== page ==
Near the Port of Los Angeles last Wednesday, San Pedro train engineer Eduardo Moreno intentionally derailed the freight train he was driving, smashing through several concrete barriers and a parking lot. The crash occurred within 800 yards of the USNS Mercy, a hospital ship currently stationed in the Port of Los Angeles assisting with the city’s COVID-19 response.

Though no one was injured in the incident, Moreno confessed to law enforcement that he carried out the crash on purpose and that he was motivated by a belief that the USNS Mercy was not being used to alleviate pressure on the city’s health system, but that it “had an alternate purpose related to Covid-19 or a government takeover.” His stated goal, he told police, was to “wake people up.”

Moreno isn’t alone in his paranoia. In late March the White House’s National Security Council, Senator Marco Rubio and other government officials were forced to debunk rumours and conspiracy theories that a declaration of martial law was imminent in the United States. Afterwards, the Acting Secretary of Homeland Security, Chad Wolf, said that Russia and other groups are attempting to “sow discord on any controversial issue… as part of a disinformation campaign.”

While differing elements of the US government were aligned in pushing back on the martial law theory circulating over text messages and social media, the importance of consistent and sharp messaging is only becoming more important – and difficult – during the coronavirus pandemic. A public health crisis like COVID-19 requires collective action, discipline and endurance in both communication and community action. This will be incredibly difficult in an age of social media and the growing ‘weaponisation’ of conspiracy theories by both foreign and domestic actors, to which the United States seems especially vulnerable.

The internet has always provided a useful platform for conspiracy theories. This current pandemic has breathed new wind into the sails of one in particular: QAnon.

The internet has always provided a useful platform for conspiracy theories. This current pandemic has breathed new wind into the sails of one in particular: QAnon. Its believers are celebrating the Navy’s deployment of hospital ships as a sign that the Trump administration is clawing America back from the grip of Satanic pedophile elites.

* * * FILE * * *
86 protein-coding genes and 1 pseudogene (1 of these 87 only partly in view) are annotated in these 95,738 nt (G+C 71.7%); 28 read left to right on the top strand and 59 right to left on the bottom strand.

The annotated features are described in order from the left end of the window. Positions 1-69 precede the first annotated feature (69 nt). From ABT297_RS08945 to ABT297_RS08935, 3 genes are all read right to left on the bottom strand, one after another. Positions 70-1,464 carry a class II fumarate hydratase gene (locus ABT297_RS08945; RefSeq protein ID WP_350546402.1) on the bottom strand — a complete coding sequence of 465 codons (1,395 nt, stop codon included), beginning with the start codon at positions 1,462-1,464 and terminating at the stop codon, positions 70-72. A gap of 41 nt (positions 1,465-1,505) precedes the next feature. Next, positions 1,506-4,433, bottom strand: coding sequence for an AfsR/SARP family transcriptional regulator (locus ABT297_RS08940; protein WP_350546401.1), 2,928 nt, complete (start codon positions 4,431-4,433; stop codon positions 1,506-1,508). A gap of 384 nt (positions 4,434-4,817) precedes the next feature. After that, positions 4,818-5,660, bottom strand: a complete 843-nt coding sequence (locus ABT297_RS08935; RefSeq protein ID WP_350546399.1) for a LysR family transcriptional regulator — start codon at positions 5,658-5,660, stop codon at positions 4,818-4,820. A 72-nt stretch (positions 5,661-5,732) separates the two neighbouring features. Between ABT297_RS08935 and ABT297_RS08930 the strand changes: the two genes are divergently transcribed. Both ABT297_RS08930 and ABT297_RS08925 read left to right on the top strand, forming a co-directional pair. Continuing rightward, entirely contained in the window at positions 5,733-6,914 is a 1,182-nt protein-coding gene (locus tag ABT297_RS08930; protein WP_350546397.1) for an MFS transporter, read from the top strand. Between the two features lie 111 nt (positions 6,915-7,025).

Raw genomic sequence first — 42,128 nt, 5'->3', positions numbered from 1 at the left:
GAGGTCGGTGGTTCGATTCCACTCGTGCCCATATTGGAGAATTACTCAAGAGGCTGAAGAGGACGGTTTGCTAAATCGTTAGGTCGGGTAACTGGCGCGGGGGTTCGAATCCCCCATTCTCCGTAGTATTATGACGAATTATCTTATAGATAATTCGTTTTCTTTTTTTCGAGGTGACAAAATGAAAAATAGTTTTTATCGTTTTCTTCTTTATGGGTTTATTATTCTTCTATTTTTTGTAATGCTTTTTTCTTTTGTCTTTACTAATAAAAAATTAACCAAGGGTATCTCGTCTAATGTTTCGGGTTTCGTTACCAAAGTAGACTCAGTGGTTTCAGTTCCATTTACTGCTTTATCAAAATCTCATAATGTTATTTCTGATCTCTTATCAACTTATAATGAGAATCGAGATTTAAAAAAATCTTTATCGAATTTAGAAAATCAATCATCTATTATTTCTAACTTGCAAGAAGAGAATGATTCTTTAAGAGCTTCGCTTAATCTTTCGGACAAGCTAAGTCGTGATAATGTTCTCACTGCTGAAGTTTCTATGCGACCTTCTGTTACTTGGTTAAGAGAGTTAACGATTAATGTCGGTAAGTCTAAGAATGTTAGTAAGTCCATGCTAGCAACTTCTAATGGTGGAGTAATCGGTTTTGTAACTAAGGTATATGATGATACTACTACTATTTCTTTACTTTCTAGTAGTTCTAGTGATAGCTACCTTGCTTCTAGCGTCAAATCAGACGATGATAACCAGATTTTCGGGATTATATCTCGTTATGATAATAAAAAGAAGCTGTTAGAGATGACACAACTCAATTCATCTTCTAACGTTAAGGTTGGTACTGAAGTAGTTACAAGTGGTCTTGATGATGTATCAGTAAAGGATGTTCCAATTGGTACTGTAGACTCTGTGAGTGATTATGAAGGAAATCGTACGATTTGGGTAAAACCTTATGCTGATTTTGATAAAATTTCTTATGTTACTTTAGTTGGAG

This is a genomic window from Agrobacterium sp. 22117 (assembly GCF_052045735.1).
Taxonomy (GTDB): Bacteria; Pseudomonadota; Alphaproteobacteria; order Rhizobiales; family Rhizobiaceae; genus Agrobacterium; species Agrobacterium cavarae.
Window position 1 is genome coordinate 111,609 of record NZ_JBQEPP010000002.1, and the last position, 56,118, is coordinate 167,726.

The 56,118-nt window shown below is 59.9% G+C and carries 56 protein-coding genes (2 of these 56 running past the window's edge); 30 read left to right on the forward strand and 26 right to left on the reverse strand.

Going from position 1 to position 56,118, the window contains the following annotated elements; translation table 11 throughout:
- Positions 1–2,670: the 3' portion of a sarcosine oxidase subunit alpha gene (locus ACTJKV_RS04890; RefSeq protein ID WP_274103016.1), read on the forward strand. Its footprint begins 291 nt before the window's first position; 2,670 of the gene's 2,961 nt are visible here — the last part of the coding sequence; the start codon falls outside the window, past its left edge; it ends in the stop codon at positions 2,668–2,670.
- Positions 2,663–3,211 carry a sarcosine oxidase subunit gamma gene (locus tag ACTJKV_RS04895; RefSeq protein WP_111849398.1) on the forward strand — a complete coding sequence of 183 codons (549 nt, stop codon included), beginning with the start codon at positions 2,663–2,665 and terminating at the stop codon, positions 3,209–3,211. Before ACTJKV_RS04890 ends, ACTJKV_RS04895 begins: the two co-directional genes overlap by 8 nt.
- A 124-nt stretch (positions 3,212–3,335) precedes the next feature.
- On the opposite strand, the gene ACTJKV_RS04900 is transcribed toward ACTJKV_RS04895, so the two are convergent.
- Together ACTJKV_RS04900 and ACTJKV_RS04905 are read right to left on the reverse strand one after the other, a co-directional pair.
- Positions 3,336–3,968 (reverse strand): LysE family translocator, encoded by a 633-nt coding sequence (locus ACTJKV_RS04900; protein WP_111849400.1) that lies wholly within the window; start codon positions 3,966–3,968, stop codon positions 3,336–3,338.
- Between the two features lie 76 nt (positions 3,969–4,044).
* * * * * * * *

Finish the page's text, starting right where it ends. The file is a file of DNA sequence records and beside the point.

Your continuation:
The QAnon conspiracy, which emerged online in 2017, centres on a belief that a deep state cabal of political and celebrity elites have taken over America, and that they use their power to traffic children for the purposes of Satanic ritual abuse. Followers also believe however, that President Trump has been working behind the scenes to expose and arrest these criminals – with this anticipated slew of arrests often referred to as “the storm”.

These ideas are propagated by an anonymous source identified only by the letter Q, who posts cryptic strings of messages online, initially through the forum 8chan – defunct as of 2019 – and now through its successor 8kun. Starting off as an online oddity, the theory has gained such popularity amongst certain Trump supporters that Q signs and merchandise have had to be banned from Trump rallies.

The anonymity of websites like 8kun make it difficult to know the exact size of Q’s following, but the biggest QAnon Facebook groups boast tens of thousands of members, and large numbers of QAnon supporters can still be found at public events, such as last year’s Fourth of July celebrations in Washington D.C.